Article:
Commissioner explores “academies” at Lake Region HS

Commissioner Stephen Bowen visited Lake Region High School and Lake Regional Vocational Center, both in RSU 61/SAD 61, Naples, to explore their project-based academies and new career and technical education facility as part of his Promising Practices Tour on Friday.

As with several other recent school visits on the Commissioner’s tour, Lake Region High School was designated as underperforming in 2009-10 and applied for and received a federal School Improvement Grant. With the help of that grant and technical assistance from the Maine DOE, as well as a commitment to bold new approaches, Lake Region has made progress in culture and academics.

Commissioner Bowen observed and spoke with students from the school’s nine academies—small educational groupings that explore career possibilities through project-based and traditional learning models. The academies, which are new this year, offer an education program that raises the academic and social skills of students to prepare them for college or the workforce.

The academies—ranging in topic from global studies to visual and performing arts—support the school’s new philosophy: provide a structure that gives students the opportunity to pursue their passions and their interests, while helping them solve 21st-century problems.

“The kids talked to me about how the academies have built community,” Bowen said. “A student graduating this year told me when she was a freshman, she never interacted with seniors. It’s had a really positive impact on the climate.”

“This approach by the academies is the kind of education reform and student-centered program we need more of in Maine,” said Governor Paul R. LePage. “Each time Commissioner Bowen returns from a school and reports on what he’s seeing, I am encouraged for the future of education in Maine. We have great things going on, and I appreciate Commissioner Bowen’s efforts to highlight and share those.”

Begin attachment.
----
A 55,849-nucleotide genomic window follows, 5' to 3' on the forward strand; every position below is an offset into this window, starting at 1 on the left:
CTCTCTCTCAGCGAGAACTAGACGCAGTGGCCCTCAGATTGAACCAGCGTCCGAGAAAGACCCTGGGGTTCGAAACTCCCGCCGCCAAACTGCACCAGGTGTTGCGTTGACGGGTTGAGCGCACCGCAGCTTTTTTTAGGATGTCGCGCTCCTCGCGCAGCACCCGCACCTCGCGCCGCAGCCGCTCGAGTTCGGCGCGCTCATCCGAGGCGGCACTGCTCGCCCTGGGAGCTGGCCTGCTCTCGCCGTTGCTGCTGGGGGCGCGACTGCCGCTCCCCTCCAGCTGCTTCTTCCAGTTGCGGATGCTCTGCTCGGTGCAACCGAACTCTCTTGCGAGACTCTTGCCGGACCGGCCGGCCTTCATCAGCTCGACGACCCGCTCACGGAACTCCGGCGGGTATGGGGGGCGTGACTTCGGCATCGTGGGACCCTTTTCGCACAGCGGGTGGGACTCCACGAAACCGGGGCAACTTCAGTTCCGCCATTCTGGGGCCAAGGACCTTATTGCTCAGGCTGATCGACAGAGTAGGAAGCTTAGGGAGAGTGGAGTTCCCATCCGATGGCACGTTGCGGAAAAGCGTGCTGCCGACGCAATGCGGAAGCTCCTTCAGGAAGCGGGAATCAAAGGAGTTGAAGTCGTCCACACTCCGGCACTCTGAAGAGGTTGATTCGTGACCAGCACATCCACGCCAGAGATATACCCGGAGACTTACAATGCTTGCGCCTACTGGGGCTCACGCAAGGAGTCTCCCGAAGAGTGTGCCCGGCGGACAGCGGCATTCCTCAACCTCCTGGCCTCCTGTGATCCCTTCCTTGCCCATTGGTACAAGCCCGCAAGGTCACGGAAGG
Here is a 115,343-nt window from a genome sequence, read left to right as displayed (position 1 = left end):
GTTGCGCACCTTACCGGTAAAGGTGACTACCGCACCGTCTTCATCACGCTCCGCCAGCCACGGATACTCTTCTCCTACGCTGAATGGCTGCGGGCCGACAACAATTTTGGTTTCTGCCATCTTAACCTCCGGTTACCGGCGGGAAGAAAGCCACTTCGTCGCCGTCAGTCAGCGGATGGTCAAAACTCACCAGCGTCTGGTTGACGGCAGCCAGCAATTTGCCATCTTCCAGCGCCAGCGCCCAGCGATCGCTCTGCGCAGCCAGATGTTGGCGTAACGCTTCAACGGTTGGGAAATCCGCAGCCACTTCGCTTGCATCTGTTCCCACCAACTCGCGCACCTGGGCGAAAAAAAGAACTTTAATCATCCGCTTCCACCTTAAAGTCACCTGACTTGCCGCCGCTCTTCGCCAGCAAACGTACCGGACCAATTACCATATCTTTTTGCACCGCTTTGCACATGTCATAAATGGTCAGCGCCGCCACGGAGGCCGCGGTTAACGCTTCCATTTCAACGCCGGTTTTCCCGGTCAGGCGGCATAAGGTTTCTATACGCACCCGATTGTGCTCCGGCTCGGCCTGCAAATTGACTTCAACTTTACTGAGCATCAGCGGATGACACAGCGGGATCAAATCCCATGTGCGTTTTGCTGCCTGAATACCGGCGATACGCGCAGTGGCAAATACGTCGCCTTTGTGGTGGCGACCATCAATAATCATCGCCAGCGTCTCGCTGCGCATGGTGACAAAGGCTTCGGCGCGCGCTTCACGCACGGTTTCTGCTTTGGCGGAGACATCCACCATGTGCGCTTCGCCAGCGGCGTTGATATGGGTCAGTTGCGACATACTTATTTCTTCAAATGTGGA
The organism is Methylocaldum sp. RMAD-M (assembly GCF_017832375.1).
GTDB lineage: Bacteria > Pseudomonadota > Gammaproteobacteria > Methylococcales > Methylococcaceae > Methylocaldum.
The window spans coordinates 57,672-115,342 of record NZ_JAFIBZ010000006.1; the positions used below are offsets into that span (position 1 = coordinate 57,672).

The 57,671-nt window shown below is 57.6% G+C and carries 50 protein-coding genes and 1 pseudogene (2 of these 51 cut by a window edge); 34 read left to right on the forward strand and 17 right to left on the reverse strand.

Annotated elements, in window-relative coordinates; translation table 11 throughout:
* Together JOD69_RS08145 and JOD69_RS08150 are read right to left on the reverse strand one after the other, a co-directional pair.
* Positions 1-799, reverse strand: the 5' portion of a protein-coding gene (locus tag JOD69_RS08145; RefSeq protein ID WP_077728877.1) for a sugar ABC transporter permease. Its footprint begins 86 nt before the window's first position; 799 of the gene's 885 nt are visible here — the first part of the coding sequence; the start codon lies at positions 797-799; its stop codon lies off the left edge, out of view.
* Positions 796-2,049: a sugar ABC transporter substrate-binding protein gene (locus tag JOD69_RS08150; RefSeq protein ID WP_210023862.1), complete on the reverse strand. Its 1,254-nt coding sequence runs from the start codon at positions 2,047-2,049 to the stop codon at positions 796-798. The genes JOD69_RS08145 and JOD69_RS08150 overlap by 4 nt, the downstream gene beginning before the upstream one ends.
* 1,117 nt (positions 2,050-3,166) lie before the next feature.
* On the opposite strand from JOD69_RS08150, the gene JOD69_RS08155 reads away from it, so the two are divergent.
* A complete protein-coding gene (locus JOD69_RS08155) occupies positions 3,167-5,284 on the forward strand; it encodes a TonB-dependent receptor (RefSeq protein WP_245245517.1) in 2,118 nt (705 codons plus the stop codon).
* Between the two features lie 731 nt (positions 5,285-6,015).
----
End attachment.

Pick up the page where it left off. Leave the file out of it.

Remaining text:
During “Academy Time,” which takes place every Monday for about two hours, students work on semester-long projects, culminating in a school-wide presentation to showcase each academy’s work. Lake Region’s school board now requires Academy Time as a graduation requirement.

Bowen visited the school’s adjacent career and technical education center, which was completely renovated through the school’s $14 million renovation project. According to Finn, the relationship between LRHS and the vocational center has never been stronger. “When kids are encouraged to explore opportunities through CTE and see the training they can get, that’s contributing to our success story,” Finn said.

LRHS also started an extended learning program, called Food for Thought, after school once a week. All students are welcome, whether they need remediation or simply a quiet place to work on homework, and a teacher from each content area is there to offer help.

The community has been very understanding and supportive throughout the transformation process, and Finn believes that support will only increase over the next two years. He likened the school’s transformation to the process of building a house: year one was designing the plan, year two was pouring the foundation, and year three—this year—was framing the structure. Finn anticipates the school will spend the next two years fine-tuning the transformation and finding its groove.

“When the school was identified as a persistently low-achieving school three years ago, it was devastating news,” said Finn. “But the SIG money was a blessing because we were given $1.62 million to reinvent ourselves and make us a 21st-century school.”

Bowen had a chance to speak directly to students during a short assembly at the end of the day, where he congratulated them for their “hard work, and for coming together to engage students and transform your school.”

Bowen’s Promising Practices Tour will take him to all nine superintendent regions in the state before the end of the school year. He plans to see the innovative practices schools are implementing that are showing promise and that are helping to forward the priorities in the Maine DOE strategic plan and the Governor’s ABC Plan for education.

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